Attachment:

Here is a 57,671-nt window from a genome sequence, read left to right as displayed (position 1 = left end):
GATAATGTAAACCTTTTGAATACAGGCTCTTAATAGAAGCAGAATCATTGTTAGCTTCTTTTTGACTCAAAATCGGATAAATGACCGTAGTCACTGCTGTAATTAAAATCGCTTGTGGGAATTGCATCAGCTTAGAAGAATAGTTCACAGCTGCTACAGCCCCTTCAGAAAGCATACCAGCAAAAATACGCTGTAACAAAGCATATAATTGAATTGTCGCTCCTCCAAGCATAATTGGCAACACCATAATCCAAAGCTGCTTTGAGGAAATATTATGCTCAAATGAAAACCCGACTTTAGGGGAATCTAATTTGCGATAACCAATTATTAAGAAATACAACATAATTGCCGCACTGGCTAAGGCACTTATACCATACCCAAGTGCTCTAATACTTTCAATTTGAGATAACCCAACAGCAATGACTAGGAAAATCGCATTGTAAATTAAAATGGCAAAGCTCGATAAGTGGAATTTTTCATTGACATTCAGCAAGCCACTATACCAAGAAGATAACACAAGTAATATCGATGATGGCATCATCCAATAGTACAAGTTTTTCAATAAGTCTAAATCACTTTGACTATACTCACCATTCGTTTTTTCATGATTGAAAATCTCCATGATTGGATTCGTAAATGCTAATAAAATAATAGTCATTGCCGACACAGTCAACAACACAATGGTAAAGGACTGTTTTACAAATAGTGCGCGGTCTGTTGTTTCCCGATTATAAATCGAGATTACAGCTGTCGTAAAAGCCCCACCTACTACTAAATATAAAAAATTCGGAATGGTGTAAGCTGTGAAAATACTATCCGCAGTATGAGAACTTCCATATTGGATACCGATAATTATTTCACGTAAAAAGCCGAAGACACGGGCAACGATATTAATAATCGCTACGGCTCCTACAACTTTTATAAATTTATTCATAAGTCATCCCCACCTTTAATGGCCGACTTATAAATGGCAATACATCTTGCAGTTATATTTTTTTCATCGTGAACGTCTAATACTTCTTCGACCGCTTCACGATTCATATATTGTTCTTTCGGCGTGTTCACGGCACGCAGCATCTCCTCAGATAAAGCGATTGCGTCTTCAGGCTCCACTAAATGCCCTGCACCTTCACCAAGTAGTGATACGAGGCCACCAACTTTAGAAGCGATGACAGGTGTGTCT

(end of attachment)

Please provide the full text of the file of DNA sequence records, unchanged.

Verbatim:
Here is a 57,671-nt window from a genome sequence, read left to right as displayed (position 1 = left end):
GATAATGTAAACCTTTTGAATACAGGCTCTTAATAGAAGCAGAATCATTGTTAGCTTCTTTTTGACTCAAAATCGGATAAATGACCGTAGTCACTGCTGTAATTAAAATCGCTTGTGGGAATTGCATCAGCTTAGAAGAATAGTTCACAGCTGCTACAGCCCCTTCAGAAAGCATACCAGCAAAAATACGCTGTAACAAAGCATATAATTGAATTGTCGCTCCTCCAAGCATAATTGGCAACACCATAATCCAAAGCTGCTTTGAGGAAATATTATGCTCAAATGAAAACCCGACTTTAGGGGAATCTAATTTGCGATAACCAATTATTAAGAAATACAACATAATTGCCGCACTGGCTAAGGCACTTATACCATACCCAAGTGCTCTAATACTTTCAATTTGAGATAACCCAACAGCAATGACTAGGAAAATCGCATTGTAAATTAAAATGGCAAAGCTCGATAAGTGGAATTTTTCATTGACATTCAGCAAGCCACTATACCAAGAAGATAACACAAGTAATATCGATGATGGCATCATCCAATAGTACAAGTTTTTCAATAAGTCTAAATCACTTTGACTATACTCACCATTCGTTTTTTCATGATTGAAAATCTCCATGATTGGATTCGTAAATGCTAATAAAATAATAGTCATTGCCGACACAGTCAACAACACAATGGTAAAGGACTGTTTTACAAATAGTGCGCGGTCTGTTGTTTCCCGATTATAAATCGAGATTACAGCTGTCGTAAAAGCCCCACCTACTACTAAATATAAAAAATTCGGAATGGTGTAAGCTGTGAAAATACTATCCGCAGTATGAGAACTTCCATATTGGATACCGATAATTATTTCACGTAAAAAGCCGAAGACACGGGCAACGATATTAATAATCGCTACGGCTCCTACAACTTTTATAAATTTATTCATAAGTCATCCCCACCTTTAATGGCCGACTTATAAATGGCAATACATCTTGCAGTTATATTTTTTTCATCGTGAACGTCTAATACTTCTTCGACCGCTTCACGATTCATATATTGTTCTTTCGGCGTGTTCACGGCACGCAGCATCTCCTCAGATAAAGCGATTGCGTCTTCAGGCTCCACTAAATGCCCTGCACCTTCACCAAGTAGTGATACGAGGCCACCAACTTTAGAAGCGATGACAGGTGTGTCT